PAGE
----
New Jersey employers stand to face expensive consequences if they violate the state’s new earned sick leave law, which has lesser-known provisions that could render companies noncompliant, Garden State labor lawyers said when the measure went into effect in late October.
Under the broad strokes of the New Jersey Earned Sick Leave Act, signed by Gov. Phil Murphy in May and effective Oct. 29, employers must pay one hour of sick leave for every 30 hours worked, up to 40 hours per year. Employers that violate the law — by withholding pay, making record-keeping gaffes or retaliating against workers who use earned sick leave — are subject to fines of up to $1,000 and possible criminal charges. Employees have a two-year window to bring civil claims for violations and can win attorneys’ fees and costs if they prevail.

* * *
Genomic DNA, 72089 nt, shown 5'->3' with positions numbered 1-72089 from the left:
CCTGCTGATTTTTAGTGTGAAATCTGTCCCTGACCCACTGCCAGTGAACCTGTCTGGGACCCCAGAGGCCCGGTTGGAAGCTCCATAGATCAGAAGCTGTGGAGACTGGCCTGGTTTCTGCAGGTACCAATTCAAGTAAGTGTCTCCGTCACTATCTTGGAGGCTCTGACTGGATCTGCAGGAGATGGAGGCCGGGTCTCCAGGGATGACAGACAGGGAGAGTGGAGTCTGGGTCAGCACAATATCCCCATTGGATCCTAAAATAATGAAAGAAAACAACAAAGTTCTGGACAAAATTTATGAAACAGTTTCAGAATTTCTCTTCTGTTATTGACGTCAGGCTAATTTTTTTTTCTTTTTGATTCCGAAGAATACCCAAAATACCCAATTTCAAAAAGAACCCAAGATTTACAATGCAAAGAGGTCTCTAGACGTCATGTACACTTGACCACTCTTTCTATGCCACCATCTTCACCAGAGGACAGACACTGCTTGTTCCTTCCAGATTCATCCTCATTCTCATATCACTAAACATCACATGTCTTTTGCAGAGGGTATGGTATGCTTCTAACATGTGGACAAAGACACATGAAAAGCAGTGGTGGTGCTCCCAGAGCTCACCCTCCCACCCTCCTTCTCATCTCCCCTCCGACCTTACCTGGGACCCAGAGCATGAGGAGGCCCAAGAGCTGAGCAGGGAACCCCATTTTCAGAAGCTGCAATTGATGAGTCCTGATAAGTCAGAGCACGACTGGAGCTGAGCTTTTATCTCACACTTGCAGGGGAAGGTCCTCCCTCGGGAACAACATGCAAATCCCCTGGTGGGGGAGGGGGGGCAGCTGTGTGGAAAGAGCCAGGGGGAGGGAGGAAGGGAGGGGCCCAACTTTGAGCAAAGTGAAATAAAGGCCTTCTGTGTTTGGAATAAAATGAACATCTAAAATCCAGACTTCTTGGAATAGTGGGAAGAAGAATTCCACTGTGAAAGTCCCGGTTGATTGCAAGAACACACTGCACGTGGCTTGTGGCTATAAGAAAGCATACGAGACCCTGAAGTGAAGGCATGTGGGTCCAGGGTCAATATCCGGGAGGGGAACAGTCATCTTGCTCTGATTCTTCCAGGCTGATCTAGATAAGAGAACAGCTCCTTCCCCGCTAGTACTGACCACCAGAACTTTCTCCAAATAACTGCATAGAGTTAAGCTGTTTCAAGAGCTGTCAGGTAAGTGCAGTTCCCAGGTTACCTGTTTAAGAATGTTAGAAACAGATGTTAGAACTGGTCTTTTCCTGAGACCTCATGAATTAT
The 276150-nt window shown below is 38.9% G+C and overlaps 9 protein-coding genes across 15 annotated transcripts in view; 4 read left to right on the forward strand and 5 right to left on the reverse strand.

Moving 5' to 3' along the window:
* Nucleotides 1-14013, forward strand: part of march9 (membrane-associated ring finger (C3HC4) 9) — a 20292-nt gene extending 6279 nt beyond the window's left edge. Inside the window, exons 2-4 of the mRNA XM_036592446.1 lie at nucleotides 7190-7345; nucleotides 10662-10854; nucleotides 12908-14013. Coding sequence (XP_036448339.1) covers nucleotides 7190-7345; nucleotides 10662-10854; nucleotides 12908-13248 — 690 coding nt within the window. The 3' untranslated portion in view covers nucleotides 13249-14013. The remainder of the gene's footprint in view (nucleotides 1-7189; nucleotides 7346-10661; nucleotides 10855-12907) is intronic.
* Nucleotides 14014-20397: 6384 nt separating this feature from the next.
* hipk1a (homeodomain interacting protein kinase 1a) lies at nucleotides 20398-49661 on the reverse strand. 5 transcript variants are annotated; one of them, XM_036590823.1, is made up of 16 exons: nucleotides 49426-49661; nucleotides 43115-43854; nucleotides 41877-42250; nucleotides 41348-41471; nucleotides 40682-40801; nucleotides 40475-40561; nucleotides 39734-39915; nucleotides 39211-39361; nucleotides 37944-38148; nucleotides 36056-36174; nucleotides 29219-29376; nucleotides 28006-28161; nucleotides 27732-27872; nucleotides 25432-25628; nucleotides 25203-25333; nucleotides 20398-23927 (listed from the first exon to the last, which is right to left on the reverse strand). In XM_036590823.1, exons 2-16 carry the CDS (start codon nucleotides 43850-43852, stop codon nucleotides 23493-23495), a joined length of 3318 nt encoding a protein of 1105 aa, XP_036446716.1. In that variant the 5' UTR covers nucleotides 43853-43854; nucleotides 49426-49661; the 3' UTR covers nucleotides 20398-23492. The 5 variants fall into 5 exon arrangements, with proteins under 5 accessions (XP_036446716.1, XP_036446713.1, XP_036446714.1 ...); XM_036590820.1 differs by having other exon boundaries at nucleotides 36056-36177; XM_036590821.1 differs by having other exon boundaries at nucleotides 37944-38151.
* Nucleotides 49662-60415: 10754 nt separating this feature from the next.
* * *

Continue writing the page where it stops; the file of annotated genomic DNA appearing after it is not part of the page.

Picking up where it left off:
The new law is “a bit of a sea change” for employers that don’t currently offer earned sick leave, according to McCarter & English LLP partner Christopher S. Mayer, who is based in the firm’s Newark location. Home health care companies, for example, don’t typically offer earned sick leave benefits to their aides, Mayer said.
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